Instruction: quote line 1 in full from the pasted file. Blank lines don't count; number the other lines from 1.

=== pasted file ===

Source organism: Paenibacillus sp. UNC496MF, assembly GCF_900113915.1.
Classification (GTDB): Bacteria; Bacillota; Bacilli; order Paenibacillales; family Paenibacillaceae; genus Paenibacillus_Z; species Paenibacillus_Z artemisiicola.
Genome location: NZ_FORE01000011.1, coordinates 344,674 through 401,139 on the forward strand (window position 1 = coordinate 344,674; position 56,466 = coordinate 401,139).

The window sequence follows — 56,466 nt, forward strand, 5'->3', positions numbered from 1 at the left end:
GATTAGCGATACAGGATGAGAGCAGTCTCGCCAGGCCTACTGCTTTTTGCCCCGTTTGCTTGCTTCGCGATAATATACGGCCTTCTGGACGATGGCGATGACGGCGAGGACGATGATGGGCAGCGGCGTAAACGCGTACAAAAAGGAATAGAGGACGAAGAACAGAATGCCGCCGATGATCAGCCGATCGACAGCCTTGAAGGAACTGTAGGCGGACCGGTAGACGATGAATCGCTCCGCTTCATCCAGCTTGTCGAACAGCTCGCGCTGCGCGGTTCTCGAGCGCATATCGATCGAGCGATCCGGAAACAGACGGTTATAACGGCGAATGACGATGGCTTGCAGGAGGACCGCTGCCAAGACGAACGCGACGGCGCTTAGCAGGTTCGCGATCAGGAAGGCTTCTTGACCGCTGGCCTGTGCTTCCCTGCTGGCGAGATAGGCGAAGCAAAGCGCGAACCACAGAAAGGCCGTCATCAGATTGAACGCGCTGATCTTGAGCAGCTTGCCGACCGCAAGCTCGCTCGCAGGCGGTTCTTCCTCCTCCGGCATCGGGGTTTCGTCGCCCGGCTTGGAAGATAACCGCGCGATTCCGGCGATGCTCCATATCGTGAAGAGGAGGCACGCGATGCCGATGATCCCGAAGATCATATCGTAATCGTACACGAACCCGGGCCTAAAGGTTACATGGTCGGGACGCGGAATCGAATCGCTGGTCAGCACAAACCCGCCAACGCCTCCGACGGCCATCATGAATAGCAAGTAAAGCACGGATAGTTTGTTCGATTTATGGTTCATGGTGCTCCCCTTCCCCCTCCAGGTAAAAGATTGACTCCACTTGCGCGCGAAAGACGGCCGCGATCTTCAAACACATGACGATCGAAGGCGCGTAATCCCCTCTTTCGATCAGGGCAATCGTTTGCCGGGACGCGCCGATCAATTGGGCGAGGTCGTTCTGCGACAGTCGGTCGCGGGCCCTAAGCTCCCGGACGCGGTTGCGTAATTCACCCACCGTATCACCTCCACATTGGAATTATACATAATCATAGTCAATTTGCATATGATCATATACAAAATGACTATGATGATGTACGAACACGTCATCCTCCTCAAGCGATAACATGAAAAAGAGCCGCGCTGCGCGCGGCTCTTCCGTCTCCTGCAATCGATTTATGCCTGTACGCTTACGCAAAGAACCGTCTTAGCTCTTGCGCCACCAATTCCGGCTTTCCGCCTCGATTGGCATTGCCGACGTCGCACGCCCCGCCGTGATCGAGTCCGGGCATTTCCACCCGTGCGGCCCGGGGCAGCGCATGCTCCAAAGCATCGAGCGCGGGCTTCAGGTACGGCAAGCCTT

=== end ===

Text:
Source organism: Paenibacillus sp. UNC496MF, assembly GCF_900113915.1.